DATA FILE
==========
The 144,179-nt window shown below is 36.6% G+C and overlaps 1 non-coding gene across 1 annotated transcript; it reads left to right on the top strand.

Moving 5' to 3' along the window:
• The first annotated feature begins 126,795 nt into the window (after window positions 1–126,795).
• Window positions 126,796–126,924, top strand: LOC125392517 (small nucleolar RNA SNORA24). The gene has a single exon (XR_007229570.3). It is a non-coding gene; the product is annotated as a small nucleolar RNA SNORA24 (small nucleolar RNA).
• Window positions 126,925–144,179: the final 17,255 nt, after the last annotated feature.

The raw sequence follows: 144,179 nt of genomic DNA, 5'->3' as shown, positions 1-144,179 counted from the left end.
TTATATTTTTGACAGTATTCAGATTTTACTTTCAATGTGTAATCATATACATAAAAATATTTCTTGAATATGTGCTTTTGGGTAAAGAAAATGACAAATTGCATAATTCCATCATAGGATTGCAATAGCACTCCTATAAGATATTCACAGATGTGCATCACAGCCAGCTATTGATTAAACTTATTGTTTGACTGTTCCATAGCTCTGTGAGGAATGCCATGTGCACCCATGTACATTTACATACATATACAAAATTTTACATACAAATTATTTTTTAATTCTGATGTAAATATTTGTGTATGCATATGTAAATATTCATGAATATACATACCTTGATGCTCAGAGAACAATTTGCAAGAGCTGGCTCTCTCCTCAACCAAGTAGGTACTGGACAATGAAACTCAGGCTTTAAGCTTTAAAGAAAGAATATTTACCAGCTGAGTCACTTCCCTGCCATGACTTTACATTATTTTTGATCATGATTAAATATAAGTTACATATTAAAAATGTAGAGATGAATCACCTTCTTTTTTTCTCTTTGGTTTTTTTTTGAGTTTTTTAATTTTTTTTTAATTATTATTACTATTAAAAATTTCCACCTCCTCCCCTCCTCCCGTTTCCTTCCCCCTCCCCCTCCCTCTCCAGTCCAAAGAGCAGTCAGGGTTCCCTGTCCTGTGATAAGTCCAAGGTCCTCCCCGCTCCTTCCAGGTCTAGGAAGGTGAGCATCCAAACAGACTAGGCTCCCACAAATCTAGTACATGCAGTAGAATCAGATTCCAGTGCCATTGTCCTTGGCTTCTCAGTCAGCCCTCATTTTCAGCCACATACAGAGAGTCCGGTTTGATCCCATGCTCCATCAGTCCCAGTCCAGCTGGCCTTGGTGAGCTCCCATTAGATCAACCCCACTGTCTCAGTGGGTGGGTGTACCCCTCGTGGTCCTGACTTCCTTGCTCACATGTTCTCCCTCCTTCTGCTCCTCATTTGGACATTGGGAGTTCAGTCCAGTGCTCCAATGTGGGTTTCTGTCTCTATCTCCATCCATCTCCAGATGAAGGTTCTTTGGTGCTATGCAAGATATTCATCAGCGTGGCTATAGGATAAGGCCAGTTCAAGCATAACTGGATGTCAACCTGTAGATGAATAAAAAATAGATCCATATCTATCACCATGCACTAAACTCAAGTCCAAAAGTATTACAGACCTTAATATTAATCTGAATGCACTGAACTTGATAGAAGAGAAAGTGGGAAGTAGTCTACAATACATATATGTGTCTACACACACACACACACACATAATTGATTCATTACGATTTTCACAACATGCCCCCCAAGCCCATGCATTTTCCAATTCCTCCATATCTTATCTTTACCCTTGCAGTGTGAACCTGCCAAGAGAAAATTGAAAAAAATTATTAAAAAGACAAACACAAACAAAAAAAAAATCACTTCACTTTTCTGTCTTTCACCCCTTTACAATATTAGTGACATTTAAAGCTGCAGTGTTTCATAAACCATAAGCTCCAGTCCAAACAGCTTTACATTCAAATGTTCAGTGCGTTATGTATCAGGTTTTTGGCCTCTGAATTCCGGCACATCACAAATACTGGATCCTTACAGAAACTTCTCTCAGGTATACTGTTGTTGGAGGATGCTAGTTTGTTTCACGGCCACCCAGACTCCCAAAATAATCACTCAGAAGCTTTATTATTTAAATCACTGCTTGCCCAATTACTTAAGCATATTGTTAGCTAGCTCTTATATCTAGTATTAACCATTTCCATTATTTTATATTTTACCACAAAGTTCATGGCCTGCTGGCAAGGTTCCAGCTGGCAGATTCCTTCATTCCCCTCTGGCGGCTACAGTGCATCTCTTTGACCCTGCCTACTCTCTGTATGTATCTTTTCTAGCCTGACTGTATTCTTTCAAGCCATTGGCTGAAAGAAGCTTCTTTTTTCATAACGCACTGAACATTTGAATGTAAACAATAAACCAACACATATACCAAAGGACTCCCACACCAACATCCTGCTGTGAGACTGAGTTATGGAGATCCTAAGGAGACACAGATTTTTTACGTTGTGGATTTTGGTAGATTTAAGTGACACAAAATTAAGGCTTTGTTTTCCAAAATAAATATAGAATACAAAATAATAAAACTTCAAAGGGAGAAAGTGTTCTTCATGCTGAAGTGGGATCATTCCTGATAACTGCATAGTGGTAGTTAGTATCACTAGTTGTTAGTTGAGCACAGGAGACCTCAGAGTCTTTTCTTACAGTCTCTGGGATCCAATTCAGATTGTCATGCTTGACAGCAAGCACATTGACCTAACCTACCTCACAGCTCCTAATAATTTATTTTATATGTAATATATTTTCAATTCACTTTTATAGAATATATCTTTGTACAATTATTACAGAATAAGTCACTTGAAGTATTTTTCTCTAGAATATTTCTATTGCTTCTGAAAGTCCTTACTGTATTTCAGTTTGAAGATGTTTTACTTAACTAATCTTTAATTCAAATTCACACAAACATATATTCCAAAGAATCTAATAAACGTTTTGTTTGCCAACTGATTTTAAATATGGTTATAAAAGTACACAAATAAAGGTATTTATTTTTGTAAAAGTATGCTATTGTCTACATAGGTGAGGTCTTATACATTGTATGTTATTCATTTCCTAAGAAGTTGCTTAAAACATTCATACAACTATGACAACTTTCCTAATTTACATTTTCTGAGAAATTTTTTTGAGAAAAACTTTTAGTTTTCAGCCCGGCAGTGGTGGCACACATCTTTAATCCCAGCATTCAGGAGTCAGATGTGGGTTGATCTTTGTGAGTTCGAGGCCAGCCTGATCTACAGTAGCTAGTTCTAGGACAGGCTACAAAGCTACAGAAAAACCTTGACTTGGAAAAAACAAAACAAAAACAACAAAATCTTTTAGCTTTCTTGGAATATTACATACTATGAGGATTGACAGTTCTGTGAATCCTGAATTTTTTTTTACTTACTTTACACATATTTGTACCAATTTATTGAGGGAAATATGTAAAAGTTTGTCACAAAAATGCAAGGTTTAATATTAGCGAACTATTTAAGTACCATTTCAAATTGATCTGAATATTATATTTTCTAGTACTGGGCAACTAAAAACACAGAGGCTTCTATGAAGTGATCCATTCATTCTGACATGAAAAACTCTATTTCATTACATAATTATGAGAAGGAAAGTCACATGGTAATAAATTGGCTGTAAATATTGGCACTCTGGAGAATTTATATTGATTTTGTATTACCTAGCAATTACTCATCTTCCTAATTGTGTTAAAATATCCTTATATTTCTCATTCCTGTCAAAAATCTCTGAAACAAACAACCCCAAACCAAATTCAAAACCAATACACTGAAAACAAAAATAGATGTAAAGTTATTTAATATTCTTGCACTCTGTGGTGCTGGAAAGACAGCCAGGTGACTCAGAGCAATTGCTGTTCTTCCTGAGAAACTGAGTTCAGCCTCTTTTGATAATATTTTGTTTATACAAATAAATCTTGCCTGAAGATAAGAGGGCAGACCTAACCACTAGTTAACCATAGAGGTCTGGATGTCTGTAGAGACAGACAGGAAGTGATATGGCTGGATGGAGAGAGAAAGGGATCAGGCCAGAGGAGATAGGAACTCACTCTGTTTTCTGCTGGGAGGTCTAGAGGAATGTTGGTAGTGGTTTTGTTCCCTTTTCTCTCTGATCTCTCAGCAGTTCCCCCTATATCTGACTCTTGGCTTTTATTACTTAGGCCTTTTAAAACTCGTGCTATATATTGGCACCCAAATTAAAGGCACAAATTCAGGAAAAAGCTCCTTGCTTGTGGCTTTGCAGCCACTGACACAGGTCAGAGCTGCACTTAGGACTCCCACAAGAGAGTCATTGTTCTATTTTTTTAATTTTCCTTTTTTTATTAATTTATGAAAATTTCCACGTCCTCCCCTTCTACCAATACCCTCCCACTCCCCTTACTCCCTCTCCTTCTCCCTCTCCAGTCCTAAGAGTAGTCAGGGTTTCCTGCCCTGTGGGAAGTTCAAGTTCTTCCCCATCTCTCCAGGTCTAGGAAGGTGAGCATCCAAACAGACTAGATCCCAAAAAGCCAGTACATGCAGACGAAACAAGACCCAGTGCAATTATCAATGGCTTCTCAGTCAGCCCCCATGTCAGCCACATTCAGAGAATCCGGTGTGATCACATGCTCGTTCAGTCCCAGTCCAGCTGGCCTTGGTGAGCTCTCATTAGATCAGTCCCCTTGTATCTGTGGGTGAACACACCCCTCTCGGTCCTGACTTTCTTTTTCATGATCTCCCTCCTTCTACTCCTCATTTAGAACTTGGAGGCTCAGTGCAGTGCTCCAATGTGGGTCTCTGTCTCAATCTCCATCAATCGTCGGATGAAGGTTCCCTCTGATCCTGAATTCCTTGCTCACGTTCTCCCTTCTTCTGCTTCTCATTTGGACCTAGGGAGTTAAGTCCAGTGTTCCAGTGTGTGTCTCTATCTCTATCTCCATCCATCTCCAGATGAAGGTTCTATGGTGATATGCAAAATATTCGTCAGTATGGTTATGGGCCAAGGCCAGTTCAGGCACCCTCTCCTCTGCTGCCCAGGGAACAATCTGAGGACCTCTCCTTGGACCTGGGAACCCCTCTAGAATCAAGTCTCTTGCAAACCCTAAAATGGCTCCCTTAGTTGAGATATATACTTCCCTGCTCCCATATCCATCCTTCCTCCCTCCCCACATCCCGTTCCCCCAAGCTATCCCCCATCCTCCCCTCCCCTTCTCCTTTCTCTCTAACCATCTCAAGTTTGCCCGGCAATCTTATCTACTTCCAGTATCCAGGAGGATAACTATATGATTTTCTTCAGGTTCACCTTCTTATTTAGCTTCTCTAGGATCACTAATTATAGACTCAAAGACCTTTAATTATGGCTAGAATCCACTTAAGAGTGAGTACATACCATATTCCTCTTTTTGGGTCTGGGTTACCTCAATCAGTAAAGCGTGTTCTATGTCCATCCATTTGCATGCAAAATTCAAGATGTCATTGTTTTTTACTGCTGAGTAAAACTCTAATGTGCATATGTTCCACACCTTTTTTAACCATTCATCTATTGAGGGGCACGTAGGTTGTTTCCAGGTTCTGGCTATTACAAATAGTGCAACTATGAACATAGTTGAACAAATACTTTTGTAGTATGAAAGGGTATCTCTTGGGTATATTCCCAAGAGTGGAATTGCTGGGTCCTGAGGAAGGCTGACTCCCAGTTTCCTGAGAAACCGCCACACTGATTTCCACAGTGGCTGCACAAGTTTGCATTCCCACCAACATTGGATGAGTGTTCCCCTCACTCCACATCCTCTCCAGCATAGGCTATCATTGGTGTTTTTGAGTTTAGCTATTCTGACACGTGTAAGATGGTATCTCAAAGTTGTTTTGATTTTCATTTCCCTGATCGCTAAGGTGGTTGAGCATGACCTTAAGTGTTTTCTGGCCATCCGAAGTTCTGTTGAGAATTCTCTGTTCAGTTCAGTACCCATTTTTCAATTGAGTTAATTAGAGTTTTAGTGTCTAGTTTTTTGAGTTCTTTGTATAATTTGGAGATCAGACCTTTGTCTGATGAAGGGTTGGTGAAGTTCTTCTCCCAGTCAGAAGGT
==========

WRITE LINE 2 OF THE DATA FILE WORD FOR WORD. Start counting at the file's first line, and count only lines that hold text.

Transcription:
Moving 5' to 3' along the window: